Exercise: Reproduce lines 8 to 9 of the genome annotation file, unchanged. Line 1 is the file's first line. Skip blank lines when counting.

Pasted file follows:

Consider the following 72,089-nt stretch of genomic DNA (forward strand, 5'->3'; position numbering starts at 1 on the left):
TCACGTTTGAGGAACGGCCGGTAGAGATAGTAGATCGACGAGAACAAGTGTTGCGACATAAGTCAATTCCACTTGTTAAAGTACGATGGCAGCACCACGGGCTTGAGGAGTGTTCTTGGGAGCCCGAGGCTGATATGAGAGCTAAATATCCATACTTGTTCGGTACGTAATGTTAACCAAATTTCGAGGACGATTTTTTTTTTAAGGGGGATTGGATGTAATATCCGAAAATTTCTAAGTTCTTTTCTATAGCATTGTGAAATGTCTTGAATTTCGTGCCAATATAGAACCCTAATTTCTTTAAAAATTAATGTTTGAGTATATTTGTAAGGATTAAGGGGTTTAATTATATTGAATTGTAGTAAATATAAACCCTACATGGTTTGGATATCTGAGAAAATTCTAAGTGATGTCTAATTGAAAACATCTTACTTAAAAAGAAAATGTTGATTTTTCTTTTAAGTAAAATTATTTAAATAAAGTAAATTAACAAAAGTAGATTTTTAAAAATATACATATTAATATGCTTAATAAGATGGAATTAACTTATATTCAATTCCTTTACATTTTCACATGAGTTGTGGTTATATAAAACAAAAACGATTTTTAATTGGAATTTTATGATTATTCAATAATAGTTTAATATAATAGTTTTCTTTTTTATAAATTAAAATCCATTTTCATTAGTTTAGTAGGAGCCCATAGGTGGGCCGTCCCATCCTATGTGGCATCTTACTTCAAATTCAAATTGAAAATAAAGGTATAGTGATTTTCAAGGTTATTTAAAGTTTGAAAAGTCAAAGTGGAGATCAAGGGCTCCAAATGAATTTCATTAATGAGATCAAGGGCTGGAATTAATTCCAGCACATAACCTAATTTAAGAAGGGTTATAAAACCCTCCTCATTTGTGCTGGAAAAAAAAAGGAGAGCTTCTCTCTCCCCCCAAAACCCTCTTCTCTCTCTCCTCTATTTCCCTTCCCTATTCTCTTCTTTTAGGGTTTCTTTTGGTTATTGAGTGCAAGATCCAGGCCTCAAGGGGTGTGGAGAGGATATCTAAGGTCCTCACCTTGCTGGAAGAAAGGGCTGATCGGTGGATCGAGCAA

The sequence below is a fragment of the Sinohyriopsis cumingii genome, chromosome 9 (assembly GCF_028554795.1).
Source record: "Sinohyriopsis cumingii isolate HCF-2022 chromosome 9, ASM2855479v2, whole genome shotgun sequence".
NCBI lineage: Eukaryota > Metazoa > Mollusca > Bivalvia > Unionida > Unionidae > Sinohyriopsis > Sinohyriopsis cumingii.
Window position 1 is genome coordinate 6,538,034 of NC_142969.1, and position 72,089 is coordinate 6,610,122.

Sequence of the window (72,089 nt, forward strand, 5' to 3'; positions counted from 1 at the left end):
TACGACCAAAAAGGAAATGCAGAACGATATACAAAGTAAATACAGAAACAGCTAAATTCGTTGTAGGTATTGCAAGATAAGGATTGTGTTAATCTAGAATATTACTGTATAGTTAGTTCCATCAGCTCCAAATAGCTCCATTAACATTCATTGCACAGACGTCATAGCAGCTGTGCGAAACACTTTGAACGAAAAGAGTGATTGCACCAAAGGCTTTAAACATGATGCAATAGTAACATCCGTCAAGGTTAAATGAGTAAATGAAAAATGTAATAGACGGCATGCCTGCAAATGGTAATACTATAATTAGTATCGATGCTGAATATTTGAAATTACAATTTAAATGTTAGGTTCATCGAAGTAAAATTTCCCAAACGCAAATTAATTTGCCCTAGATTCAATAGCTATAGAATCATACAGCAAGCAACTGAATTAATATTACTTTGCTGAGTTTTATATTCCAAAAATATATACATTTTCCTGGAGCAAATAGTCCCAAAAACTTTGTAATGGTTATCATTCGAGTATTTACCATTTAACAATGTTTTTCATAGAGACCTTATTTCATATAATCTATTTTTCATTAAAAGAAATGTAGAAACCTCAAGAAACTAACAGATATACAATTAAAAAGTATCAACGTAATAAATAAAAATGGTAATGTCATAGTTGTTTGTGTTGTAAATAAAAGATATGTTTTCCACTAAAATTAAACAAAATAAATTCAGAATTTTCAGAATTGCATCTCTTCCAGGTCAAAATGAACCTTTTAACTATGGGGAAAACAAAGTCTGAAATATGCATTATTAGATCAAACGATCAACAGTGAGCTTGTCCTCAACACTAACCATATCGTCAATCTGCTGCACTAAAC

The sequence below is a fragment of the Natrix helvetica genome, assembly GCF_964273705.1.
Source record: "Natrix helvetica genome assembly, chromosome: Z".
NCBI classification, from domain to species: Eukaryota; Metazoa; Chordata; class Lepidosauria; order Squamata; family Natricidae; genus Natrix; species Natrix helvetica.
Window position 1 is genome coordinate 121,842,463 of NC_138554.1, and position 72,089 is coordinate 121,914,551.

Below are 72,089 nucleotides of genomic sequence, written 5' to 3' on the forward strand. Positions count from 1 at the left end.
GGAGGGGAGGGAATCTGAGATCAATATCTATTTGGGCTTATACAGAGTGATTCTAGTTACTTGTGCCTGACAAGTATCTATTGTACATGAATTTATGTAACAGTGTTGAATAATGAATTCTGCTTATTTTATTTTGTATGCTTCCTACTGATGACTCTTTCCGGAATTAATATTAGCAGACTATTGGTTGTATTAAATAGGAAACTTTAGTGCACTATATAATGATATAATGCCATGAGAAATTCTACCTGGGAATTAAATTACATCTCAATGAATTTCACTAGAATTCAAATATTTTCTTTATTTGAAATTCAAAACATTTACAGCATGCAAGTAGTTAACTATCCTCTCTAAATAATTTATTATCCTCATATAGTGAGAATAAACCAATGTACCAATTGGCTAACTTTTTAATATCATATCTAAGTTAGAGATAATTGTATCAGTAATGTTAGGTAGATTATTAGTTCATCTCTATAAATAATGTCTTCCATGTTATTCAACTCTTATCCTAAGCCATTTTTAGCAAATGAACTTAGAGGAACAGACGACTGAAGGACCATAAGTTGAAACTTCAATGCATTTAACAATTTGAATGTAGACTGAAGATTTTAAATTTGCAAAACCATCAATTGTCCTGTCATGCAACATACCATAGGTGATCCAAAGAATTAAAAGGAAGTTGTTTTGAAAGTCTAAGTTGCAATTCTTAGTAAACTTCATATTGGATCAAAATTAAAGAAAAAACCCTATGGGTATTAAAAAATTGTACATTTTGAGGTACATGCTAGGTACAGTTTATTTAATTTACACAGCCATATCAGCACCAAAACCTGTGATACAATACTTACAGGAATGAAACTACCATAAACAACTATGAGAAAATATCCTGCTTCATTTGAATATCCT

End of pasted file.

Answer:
TACGACCAAAAAGGAAATGCAGAACGATATACAAAGTAAATACAGAAACAGCTAAATTCGTTGTAGGTATTGCAAGATAAGGATTGTGTTAATCTAGAATATTACTGTATAGTTAGTTCCATCAGCTCCAAATAGCTCCATTAACATTCATTGCACAGACGTCATAGCAGCTGTGCGAAACACTTTGAACGAAAAGAGTGATTGCACCAAAGGCTTTAAACATGATGCAATAGTAACATCCGTCAAGGTTAAATGAGTAAATGAAAAATGTAATAGACGGCATGCCTGCAAATGGTAATACTATAATTAGTATCGATGCTGAATATTTGAAATTACAATTTAAATGTTAGGTTCATCGAAGTAAAATTTCCCAAACGCAAATTAATTTGCCCTAGATTCAATAGCTATAGAATCATACAGCAAGCAACTGAATTAATATTACTTTGCTGAGTTTTATATTCCAAAAATATATACATTTTCCTGGAGCAAATAGTCCCAAAAACTTTGTAATGGTTATCATTCGAGTATTTACCATTTAACAATGTTTTTCATAGAGACCTTATTTCATATAATCTATTTTTCATTAAAAGAAATGTAGAAACCTCAAGAAACTAACAGATATACAATTAAAAAGTATCAACGTAATAAATAAAAATGGTAATGTCATAGTTGTTTGTGTTGTAAATAAAAGATATGTTTTCCACTAAAATTAAACAAAATAAATTCAGAATTTTCAGAATTGCATCTCTTCCAGGTCAAAATGAACCTTTTAACTATGGGGAAAACAAAGTCTGAAATATGCATTATTAGATCAAACGATCAACAGTGAGCTTGTCCTCAACACTAACCATATCGTCAATCTGCTGCACTAAAC

The sequence below is a fragment of the Natrix helvetica genome, assembly GCF_964273705.1.